This is the question where I'm stuck: With a 32-bit virtual address, 4 KB pages(12 offset bits), and 4 bytes per page table entry, we can compute the total page table size:

Number of page table entries = 2^(32-12) = 2^20 Size of page table is 2^20 * 2 = 4MB

I understand this, but what I don't get is that each page table entry is of 4 bytes which is 32 bits. That would make the Physical address= 32+ 12 (offset bits)= 44 bits. Wouldn't it?

I've read and understood the point that Virtual Memory size should be bigger than Physical address because that's when the Virtual memory can hold more memory value (Main memory+Disk, though virtually) than the physical address. Am I right?

Also, I've found a block diagram showing all virtual addresses pointing to physical through a page table, and from there they are mapped to main memory and disk address; mapped to disk if valid bit is 0 or else mapped to main memory.

Let me know if I'm wrong anywhere.

  • $\begingroup$ Answers please! Have been desperate. $\endgroup$ Commented Aug 27, 2016 at 9:11

2 Answers 2


The page entry contains other things than the base of the physical page. Typically:

  • a present or absent bit (to handle the case where the page is not present in the memory: is on disk or just does not exist)

  • access right: may the process read, write, execute the page

  • some kind of use count (to help the OS makes its choice when there is a need page out)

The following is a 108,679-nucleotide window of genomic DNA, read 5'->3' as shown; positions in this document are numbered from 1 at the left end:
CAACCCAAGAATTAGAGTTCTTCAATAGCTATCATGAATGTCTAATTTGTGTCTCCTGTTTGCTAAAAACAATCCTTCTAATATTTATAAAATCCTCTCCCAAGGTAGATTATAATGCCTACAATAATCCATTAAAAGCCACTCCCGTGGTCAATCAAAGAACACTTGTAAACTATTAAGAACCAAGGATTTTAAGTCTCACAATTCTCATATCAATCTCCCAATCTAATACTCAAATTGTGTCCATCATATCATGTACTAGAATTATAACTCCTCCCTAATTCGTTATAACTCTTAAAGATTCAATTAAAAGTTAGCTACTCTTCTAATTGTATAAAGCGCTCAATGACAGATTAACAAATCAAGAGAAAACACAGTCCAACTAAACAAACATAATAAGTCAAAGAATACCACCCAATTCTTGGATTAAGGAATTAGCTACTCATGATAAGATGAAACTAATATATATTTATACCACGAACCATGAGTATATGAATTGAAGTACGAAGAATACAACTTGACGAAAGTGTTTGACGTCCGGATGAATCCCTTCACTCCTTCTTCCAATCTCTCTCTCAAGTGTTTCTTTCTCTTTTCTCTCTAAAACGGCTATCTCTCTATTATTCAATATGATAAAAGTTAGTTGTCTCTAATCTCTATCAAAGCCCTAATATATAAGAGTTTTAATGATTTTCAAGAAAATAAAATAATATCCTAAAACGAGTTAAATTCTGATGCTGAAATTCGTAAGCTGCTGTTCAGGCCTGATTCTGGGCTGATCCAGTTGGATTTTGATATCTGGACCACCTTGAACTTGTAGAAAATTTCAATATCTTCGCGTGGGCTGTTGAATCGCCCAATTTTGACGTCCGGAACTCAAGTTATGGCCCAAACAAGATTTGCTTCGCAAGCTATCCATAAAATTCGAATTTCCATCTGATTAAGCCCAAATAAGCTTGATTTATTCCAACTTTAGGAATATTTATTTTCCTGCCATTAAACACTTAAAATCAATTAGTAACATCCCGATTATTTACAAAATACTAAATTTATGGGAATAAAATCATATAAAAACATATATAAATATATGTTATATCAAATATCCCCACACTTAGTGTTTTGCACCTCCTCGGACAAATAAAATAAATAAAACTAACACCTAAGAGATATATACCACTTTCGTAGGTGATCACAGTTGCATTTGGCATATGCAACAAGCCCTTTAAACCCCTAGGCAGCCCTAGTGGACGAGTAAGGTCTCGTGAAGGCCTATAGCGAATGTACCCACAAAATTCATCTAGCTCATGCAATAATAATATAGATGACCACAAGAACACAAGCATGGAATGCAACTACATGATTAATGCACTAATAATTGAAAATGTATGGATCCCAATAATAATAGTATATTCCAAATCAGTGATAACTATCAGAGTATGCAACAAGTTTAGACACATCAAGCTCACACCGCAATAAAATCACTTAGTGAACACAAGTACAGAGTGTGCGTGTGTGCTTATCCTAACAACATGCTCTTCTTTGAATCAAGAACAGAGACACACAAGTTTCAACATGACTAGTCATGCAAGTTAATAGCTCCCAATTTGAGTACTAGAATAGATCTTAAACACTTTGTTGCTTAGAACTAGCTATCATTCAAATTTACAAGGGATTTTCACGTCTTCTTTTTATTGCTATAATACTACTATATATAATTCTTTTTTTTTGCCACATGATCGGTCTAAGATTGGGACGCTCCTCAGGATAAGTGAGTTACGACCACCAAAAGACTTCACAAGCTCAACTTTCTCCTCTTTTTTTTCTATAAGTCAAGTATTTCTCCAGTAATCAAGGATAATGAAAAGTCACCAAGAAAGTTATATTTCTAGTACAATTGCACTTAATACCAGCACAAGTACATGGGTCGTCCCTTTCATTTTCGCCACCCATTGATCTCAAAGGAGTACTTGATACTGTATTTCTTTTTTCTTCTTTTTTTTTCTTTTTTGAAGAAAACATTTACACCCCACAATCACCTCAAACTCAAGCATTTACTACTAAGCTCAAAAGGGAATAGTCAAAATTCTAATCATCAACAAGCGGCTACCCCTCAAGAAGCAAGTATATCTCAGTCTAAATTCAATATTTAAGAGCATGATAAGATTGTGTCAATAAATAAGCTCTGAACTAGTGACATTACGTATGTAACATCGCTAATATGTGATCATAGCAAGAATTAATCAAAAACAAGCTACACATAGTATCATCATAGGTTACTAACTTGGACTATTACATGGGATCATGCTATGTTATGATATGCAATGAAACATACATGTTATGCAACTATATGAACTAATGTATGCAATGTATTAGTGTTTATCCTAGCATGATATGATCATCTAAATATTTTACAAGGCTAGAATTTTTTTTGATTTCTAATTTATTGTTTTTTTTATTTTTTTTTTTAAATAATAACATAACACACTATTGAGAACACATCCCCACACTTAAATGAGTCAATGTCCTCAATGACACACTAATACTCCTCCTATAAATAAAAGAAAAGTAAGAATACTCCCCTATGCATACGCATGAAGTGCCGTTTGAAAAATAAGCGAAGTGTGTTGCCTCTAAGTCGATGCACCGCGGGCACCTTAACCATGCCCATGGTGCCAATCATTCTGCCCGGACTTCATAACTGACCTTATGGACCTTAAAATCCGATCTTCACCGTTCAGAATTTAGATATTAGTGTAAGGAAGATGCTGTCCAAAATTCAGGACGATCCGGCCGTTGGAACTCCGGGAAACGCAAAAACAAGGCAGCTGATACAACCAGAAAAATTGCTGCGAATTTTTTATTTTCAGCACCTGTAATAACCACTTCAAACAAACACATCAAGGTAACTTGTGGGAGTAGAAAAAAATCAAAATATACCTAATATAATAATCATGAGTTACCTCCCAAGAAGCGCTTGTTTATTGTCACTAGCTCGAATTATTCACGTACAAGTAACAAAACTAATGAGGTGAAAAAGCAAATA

and obviously some bits may be unused or reserved for future usage.

Note that, although in 64-bit system we are in a phase where the virtual address space is bigger than the physical address space, historically on architectures which lived long enough that tends to be followed by a phase where the physical address space is bigger than the virtual one. The additional memory may be visible only by the OS (which will put other processes there), or even made available to user processes with some kind of bank switching (see extended and expanded memory or more recently PAE in x86 world, some other architectures have had similar things)


Each page table entry is 4 bytes, i.e., 32 bits, but not all of those bits may be used. For instance, 20 bits might be used to hold a physical frame (top 20 bits of physical address) and the other 12 bits might be unused or used for other things (storing permissions, reserved for future use, etc.). If only 20 bits are used, then physical addresses would be 20+12 = 32 bits.

If only 20 bits are used for storing the physical address, why would we take up an entire 4 bytes for the page table entry? Well, it leaves us some bits for other things. And, more importantly, it is useful for a page table entry to be an integer multiple of the word size (4 bytes) long; that way we don't have to deal with unaligned memory accesses.


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